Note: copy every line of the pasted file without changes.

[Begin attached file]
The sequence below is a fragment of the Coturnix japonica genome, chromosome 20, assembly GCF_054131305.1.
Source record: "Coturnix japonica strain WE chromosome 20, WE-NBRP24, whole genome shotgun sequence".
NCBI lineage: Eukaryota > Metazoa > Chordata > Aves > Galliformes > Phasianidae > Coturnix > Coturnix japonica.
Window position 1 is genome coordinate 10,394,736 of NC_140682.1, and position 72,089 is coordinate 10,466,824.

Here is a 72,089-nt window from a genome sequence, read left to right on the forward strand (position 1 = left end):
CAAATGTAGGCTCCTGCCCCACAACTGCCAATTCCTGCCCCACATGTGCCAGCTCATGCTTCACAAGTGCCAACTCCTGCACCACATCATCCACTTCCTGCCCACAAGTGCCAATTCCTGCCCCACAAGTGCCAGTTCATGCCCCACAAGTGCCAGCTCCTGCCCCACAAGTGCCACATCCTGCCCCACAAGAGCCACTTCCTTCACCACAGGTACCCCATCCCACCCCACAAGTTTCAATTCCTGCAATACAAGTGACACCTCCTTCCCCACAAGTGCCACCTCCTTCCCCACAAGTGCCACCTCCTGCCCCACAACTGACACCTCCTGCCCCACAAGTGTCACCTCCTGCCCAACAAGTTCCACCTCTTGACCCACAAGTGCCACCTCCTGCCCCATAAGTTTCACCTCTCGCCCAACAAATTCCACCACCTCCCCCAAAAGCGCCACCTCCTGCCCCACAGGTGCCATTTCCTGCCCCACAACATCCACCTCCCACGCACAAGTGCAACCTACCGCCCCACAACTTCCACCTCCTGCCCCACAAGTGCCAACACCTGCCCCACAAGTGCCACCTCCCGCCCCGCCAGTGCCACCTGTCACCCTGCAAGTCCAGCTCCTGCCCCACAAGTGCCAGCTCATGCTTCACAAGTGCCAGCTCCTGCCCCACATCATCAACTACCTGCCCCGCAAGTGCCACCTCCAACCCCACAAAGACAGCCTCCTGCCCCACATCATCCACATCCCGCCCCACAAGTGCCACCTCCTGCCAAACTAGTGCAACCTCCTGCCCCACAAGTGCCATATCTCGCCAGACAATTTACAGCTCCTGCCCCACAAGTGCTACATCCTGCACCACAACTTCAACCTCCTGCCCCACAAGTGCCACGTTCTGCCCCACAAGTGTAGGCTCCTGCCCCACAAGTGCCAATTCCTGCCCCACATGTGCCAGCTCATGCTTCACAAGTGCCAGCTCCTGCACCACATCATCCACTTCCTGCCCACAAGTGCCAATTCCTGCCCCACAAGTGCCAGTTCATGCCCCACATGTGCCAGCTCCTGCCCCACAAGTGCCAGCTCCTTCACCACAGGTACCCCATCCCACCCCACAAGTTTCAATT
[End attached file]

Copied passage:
The sequence below is a fragment of the Coturnix japonica genome, chromosome 20, assembly GCF_054131305.1.
Source record: "Coturnix japonica strain WE chromosome 20, WE-NBRP24, whole genome shotgun sequence".
NCBI lineage: Eukaryota > Metazoa > Chordata > Aves > Galliformes > Phasianidae > Coturnix > Coturnix japonica.
Window position 1 is genome coordinate 10,394,736 of NC_140682.1, and position 72,089 is coordinate 10,466,824.

Here is a 72,089-nt window from a genome sequence, read left to right on the forward strand (position 1 = left end):
CAAATGTAGGCTCCTGCCCCACAACTGCCAATTCCTGCCCCACATGTGCCAGCTCATGCTTCACAAGTGCCAACTCCTGCACCACATCATCCACTTCCTGCCCACAAGTGCCAATTCCTGCCCCACAAGTGCCAGTTCATGCCCCACAAGTGCCAGCTCCTGCCCCACAAGTGCCACATCCTGCCCCACAAGAGCCACTTCCTTCACCACAGGTACCCCATCCCACCCCACAAGTTTCAATTCCTGCAATACAAGTGACACCTCCTTCCCCACAAGTGCCACCTCCTTCCCCACAAGTGCCACCTCCTGCCCCACAACTGACACCTCCTGCCCCACAAGTGTCACCTCCTGCCCAACAAGTTCCACCTCTTGACCCACAAGTGCCACCTCCTGCCCCATAAGTTTCACCTCTCGCCCAACAAATTCCACCACCTCCCCCAAAAGCGCCACCTCCTGCCCCACAGGTGCCATTTCCTGCCCCACAACATCCACCTCCCACGCACAAGTGCAACCTACCGCCCCACAACTTCCACCTCCTGCCCCACAAGTGCCAACACCTGCCCCACAAGTGCCACCTCCCGCCCCGCCAGTGCCACCTGTCACCCTGCAAGTCCAGCTCCTGCCCCACAAGTGCCAGCTCATGCTTCACAAGTGCCAGCTCCTGCCCCACATCATCAACTACCTGCCCCGCAAGTGCCACCTCCAACCCCACAAAGACAGCCTCCTGCCCCACATCATCCACATCCCGCCCCACAAGTGCCACCTCCTGCCAAACTAGTGCAACCTCCTGCCCCACAAGTGCCATATCTCGCCAGACAATTTACAGCTCCTGCCCCACAAGTGCTACATCCTGCACCACAACTTCAACCTCCTGCCCCACAAGTGCCACGTTCTGCCCCACAAGTGTAGGCTCCTGCCCCACAAGTGCCAATTCCTGCCCCACATGTGCCAGCTCATGCTTCACAAGTGCCAGCTCCTGCACCACATCATCCACTTCCTGCCCACAAGTGCCAATTCCTGCCCCACAAGTGCCAGTTCATGCCCCACATGTGCCAGCTCCTGCCCCACAAGTGCCAGCTCCTTCACCACAGGTACCCCATCCCACCCCACAAGTTTCAATT